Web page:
Stuck in the Pasture

Laura Haverland

Laura Haverland › Laura Haverland is a beginning farmer in coastal Rhode Island. After years living in New York ...


Americans love chicken. In 2012, the USDA forecasts that we will eat 240% more chicken per capita than we did back in 1965. With our appetite for chicken strong and growing, it’s no surprise that enterprising farmers, large and small, want to get a piece of the action. Behemoths like Tyson Foods and Pilgrim’s Pride largely have a lock on the factory-farmed chicken sold in supermarkets. But these days, there is also growing demand for poultry raised in a way our great-grandparents would recognize: pastured poultry that roam outdoors, eat worms and grass, and live their short lives without needing to be treated with antibiotics.

So, how do small farmers break get into the action and supply consumers who crave a better chicken? As luck would have it, raising pastured poultry is simple: get some baby chicks, give them food and water for as little as eight weeks, move them to fresh grass a couple of times a day, and voilà: a quick turnaround for your investment. Moreover, finding customers isn’t much of a challenge; where I live, in Rhode Island, and near many urban centers, farmers easily get over $5 a pound for frozen birds at farmers markets.

But to get a pastured chicken onto your table, there is a big piece of the farm to table equation that’s missing: small farmers in many parts of the country, including much of New England, have nowhere to slaughter their birds that allows the chicken to be sold. In order to sell chicken to a grocery store, at a local farmers market and especially at any markets out of state, regulations require that the birds be slaughtered and processed (plucked and cleaned) at a USDA-inspected facility. And in New England, there are hardly any: the nearest USDA-inspected poultry slaughterhouse to our area is in Vermont, more than three hours away. As one of my farmer neighbors said recently, what’s the point of raising your birds humanely if you then have to stress them with a long drive to slaughter? With the cost of gas, at least a day or two away from the farm, and the strain on the chickens, it’s not worth the trouble. The end result: most farmers in New England don’t raise meat chickens, even though they know there’s a surge in demand.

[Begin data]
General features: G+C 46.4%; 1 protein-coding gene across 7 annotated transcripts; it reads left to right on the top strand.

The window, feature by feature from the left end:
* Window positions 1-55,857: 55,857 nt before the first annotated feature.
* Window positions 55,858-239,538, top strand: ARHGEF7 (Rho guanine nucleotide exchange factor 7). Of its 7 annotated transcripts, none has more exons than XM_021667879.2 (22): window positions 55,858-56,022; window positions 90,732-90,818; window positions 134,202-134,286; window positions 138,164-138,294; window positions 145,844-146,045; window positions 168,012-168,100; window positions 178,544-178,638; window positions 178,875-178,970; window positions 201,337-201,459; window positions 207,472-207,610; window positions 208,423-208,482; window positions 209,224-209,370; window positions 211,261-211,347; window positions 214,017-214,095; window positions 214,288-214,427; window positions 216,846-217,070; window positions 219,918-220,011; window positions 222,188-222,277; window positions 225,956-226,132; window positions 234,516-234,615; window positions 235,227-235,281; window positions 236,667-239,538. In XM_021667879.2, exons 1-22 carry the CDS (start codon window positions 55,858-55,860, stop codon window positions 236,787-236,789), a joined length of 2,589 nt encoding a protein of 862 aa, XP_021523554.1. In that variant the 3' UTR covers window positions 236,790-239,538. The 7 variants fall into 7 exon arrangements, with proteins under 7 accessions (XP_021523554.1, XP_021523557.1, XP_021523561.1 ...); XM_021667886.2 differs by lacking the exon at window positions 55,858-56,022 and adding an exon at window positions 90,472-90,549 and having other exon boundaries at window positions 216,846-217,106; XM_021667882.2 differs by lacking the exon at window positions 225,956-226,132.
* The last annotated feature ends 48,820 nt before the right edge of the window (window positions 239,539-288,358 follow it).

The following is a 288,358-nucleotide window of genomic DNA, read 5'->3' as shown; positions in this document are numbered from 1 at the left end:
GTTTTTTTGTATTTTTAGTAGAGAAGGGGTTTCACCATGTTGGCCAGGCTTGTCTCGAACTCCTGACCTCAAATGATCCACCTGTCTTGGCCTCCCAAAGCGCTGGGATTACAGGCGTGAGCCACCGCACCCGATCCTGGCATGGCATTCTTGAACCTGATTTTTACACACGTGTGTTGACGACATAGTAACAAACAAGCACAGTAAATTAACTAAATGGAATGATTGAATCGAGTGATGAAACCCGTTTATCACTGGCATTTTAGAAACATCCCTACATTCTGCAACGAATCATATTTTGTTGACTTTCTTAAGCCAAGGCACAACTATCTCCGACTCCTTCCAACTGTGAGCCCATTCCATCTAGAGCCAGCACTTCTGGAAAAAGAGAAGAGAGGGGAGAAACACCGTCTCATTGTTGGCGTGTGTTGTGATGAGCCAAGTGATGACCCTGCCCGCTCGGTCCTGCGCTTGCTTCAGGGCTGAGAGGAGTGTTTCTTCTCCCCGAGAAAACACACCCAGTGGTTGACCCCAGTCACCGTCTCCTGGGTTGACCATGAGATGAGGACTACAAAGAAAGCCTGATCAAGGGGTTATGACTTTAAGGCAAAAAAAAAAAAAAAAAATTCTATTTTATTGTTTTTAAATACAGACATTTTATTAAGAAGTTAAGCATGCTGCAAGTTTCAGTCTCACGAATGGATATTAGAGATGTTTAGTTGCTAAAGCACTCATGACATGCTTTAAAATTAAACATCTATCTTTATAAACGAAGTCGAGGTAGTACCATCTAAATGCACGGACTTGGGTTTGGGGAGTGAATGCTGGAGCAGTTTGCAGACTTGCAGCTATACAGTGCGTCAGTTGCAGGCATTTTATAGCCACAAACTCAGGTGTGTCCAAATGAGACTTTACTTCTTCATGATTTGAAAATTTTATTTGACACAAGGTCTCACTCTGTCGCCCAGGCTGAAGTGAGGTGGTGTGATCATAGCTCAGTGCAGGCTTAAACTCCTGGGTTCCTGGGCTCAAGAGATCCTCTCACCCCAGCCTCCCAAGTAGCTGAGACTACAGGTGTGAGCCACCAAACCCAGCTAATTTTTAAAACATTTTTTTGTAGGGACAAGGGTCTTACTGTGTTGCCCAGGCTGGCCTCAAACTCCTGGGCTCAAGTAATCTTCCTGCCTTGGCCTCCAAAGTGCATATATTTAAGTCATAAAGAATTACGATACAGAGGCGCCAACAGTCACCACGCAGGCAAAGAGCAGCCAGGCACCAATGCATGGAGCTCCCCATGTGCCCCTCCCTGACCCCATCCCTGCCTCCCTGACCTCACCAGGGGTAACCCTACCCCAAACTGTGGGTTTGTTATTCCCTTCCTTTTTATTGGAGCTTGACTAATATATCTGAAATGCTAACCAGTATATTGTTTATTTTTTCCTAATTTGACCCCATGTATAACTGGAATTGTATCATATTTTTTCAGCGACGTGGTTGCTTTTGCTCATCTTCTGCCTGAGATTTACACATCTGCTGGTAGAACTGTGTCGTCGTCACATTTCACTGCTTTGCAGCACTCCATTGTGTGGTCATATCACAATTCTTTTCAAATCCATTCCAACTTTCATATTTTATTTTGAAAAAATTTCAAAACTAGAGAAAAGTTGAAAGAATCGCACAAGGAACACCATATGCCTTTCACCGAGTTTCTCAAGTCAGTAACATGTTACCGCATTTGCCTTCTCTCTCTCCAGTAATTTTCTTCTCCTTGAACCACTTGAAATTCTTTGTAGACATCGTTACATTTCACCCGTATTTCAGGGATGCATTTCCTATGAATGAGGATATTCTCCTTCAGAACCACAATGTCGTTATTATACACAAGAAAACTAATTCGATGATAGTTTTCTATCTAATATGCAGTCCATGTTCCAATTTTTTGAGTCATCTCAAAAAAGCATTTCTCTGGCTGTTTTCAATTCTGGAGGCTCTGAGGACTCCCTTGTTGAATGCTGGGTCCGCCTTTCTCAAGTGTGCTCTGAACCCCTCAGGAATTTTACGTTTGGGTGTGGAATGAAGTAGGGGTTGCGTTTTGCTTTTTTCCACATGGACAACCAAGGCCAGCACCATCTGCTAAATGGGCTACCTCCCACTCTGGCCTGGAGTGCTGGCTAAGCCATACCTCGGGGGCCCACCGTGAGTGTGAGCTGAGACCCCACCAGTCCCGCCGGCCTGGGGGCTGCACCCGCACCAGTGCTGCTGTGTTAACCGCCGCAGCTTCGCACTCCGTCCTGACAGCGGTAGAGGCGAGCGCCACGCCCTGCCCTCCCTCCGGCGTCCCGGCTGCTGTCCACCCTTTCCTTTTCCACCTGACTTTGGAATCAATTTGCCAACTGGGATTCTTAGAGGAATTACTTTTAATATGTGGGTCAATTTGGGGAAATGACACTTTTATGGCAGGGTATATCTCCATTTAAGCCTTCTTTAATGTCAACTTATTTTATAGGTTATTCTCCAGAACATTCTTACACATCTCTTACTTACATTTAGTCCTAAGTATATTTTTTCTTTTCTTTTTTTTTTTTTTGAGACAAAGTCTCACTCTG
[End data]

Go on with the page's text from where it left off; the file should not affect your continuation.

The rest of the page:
The Rhode Island Association of Conservation Districts, an organization with a mission of stewarding the state’s natural resources, is currently conducting a survey of farmers in New England to explore the idea of a shared farm equipment bank. Becca Buckler, who is leading the interviews for the Association, thought she would hear from farmers about the need for larger tractors or specialized ploughs, but instead what has come up over and over again is the need for poultry slaughtering infrastructure. Buckler said, “I’ve been talking with farmers in Massachusetts, Rhode Island, and Connecticut, and everyone has said they would raise more meat birds if they could sell them at farmers markets or to restaurants or grocery stores. The demand for local poultry is really present and growing. The market demand is there, and the growers are there, and what’s missing is the piece in the middle: facilities and regulations. We have a system of regulations that’s geared towards the large factory farm setup, and it leaves the small producers behind.”